This month, we’re sharing reflections from a group of pastors from the US and the Church of Scotland who recently met to talk about being the faithful church in a culture that is becoming more diverse and more secularized. We invite you to offer your thoughts in comments, on our Facebook page, or contact us here. If you like what you read, subscribe to our blog (enter your email on the right sidebar) and receive an email when there is a new blog article. This reflection is reposted with permission from Robert’s own blog, Lighthouse/Searchlight Church.
By Robert Austell
The danger and lure of change is that it become the thing in itself.
My previous two posts – “Change is Death” and “Change is Life” take a look at some of the dynamics of change. Hopefully, it became clear that my titles were meant to point to a range of meaning from: “change feels like death” to “change involves some things ‘dying'” to “change can lead to new life” to “change feels like life” and more in-between.
There is much written about change, from “managing change” to “surviving change” to differentiating types of change (technical, adaptive, etc…). And all of that language can be helpful! But it can also imply that change is our savior. Rather, I have found that even the best teaching about change is better understood as descriptive (here’s how one person/group/institution navigated change) than as prescriptive: “Here’s what you must do.”
Said another way, it is vital to distinguish between authentic change (what is needed) and imitative change (what worked for someone else).
On my recent trip, my host, Michael Mair, arranged most of my transportation, but on one occasion it looked like I would need to take public transportation (a bus) to get back to his house. Not only did he tell me which bus line, route number, and stop I needed to take, he also mentioned that I needed exact change (or at least that the bus driver would not make change). And indeed, there were a few occasions where we both were waiting on a bus and he stopped into a small store to buy gum and break a larger bill in order to have exact change. Good to know!
To be sure, people and institutions facing change (precipitated, voluntary, unexpected, or other) are well-advised to know enough about change to board the bus in the first place. But to over-focus on the change process MAY leave some folks an expert on how to ride the bus, yet no clear indication of where they are headed or if they are even on the right bus.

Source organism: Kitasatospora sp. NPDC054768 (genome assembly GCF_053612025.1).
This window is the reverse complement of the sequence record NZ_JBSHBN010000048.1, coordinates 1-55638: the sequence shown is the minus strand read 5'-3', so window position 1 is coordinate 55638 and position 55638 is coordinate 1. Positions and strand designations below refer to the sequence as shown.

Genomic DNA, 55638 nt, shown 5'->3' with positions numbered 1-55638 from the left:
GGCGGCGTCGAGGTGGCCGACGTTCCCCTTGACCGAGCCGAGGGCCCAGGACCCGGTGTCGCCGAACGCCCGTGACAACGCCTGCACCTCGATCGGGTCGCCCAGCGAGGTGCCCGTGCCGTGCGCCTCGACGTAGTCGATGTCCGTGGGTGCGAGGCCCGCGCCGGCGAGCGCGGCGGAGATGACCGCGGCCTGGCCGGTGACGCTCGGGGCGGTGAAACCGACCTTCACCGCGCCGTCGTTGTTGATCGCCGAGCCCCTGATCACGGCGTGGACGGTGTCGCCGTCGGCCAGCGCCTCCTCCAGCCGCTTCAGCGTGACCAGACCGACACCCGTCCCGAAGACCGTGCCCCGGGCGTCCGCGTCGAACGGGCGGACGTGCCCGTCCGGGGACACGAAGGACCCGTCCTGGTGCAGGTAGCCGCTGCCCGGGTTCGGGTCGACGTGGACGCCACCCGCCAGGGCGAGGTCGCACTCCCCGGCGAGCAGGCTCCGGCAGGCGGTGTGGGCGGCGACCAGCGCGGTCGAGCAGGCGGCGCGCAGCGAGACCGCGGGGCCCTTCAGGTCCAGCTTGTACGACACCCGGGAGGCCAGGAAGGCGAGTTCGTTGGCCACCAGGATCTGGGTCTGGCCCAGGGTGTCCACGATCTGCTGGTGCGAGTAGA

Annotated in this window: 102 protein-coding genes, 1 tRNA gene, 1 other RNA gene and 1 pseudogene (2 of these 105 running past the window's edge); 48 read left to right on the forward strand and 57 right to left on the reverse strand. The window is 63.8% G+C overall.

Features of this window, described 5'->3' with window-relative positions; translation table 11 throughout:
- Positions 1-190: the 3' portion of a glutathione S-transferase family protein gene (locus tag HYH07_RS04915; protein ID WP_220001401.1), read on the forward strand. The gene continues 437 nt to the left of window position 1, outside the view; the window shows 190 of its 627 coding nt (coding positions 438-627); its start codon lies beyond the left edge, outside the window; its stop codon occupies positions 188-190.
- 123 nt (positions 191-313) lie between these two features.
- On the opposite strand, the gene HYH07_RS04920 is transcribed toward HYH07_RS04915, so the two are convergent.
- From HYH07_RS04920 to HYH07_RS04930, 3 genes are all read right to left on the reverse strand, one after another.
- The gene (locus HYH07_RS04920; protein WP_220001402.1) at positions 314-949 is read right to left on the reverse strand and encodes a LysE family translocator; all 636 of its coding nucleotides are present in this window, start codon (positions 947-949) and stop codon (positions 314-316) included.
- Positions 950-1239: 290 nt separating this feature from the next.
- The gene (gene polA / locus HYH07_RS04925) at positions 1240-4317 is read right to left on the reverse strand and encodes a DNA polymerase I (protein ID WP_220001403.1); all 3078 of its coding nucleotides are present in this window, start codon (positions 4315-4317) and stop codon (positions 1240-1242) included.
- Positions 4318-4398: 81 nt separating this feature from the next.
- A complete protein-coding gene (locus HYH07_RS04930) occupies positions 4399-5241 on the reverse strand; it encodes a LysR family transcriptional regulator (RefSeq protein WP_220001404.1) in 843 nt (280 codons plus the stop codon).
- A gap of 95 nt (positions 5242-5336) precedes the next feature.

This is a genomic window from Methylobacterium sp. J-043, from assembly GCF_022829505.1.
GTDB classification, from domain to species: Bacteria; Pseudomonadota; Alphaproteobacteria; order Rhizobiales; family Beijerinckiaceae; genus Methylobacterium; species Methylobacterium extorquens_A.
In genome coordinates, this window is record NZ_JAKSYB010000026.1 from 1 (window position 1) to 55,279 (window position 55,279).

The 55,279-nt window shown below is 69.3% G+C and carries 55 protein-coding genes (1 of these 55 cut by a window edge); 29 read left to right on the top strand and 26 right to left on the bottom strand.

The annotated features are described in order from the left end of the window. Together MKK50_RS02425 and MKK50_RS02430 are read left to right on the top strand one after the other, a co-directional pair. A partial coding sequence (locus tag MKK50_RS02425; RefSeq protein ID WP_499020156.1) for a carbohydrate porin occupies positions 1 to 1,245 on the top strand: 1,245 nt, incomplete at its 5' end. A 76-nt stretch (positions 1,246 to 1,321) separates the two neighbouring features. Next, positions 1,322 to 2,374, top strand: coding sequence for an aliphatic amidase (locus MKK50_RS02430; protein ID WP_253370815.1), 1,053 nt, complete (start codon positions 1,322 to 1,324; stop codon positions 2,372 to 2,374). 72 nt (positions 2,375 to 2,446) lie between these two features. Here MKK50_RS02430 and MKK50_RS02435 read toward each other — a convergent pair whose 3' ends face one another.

I’ve heard it said that “leaders lead” – in other words, they know where they are headed, whether by bus, car, foot, or windswept night. All things being equal, they will do well to have “exact change,” but that ends up not being the most important thing.
I keep coming back to the conviction that there are deeper and more important questions at stake, questions that do not dismiss the change process or diminish their value, but questions which ultimately tell us more about where we are and where we are heading. Again, from the “Change is Death” post:
As those created, loved, redeemed, called, and sent by God in Jesus Christ through the Holy Spirit…
- Who are we?
- Why are we here?
- What are we doing and why?
- To whom is our allegiance?
To that I would also add my best question from the past 5-8 years of ministry: What is God doing in and around us and how can we be a part of that?
Change is important, to be sure. Some days it can feel like death and other days it can feel like life. But at the end of the day, change is just what you need to ride a Scottish bus. 🙂
The metaphor has been rolling around in my head all night since I wrote the post yesterday and it also strikes me, in the language of the metaphor, that change is what it takes to get where we are going… no more and no less. That’s another way of saying what I’m trying to say: it’s important, but it’s not the thing itself.
Robert Austell is the pastor of Good Shepherd Presbyterian Church in Charlotte, NC. He blogs regularly at Lighthouse/Searchlight Church.